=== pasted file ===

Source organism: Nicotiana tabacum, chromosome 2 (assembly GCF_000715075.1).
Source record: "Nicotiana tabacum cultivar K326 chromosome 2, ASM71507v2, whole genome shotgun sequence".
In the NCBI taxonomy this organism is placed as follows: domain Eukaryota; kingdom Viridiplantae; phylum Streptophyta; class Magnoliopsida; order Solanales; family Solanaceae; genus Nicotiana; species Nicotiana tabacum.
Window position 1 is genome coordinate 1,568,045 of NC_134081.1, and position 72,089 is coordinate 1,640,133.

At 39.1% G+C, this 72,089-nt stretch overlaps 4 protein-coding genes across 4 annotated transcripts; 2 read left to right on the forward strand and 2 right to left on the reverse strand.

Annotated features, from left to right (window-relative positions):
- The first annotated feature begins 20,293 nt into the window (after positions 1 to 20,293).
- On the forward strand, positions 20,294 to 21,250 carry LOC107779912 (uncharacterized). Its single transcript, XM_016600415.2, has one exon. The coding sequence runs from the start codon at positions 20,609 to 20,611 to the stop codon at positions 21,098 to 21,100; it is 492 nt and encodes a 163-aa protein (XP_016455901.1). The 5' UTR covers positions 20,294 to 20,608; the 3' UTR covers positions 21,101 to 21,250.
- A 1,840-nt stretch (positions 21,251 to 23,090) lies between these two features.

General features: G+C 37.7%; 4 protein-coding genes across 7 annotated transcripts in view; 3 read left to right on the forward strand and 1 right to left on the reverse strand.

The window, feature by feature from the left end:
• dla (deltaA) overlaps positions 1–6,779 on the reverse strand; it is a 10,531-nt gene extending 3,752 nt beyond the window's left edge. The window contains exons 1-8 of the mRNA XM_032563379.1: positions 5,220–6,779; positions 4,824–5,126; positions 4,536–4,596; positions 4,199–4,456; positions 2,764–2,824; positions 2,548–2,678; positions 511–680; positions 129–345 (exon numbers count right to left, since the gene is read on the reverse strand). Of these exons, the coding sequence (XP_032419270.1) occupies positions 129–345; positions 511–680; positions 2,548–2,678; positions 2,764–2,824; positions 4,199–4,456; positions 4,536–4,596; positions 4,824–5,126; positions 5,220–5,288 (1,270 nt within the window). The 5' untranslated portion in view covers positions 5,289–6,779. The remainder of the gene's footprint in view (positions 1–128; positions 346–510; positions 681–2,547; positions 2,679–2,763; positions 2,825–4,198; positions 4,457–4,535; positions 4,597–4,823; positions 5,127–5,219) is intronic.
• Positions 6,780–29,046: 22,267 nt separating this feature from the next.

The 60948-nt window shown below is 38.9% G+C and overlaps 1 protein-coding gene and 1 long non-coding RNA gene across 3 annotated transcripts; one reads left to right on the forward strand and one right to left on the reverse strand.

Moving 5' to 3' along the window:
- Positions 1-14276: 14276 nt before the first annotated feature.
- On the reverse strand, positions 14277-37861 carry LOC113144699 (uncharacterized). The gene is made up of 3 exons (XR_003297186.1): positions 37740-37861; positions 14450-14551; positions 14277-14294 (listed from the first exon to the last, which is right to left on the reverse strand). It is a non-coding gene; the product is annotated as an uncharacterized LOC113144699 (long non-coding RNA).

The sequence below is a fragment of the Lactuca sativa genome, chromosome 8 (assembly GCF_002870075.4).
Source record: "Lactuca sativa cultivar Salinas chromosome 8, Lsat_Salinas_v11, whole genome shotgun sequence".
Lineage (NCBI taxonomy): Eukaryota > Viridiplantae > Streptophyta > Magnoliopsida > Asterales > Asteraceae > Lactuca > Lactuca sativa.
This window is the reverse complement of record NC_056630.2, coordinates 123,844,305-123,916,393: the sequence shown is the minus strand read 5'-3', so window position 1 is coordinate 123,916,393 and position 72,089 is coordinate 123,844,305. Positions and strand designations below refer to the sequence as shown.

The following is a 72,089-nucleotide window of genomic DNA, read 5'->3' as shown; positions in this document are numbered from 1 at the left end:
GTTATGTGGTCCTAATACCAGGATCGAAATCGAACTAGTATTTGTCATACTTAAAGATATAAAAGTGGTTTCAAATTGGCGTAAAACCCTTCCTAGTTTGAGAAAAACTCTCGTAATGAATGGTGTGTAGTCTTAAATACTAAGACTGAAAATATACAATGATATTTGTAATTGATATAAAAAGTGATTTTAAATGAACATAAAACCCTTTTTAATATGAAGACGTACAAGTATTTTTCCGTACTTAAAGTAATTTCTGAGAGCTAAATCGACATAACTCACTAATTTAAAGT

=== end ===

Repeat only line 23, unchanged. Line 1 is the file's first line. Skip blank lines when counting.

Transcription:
GTTATGTGGTCCTAATACCAGGATCGAAATCGAACTAGTATTTGTCATACTTAAAGATATAAAAGTGGTTTCAAATTGGCGTAAAACCCTTCCTAGTTTGAGAAAAACTCTCGTAATGAATGGTGTGTAGTCTTAAATACTAAGACTGAAAATATACAATGATATTTGTAATTGATATAAAAAGTGATTTTAAATGAACATAAAACCCTTTTTAATATGAAGACGTACAAGTATTTTTCCGTACTTAAAGTAATTTCTGAGAGCTAAATCGACATAACTCACTAATTTAAAGT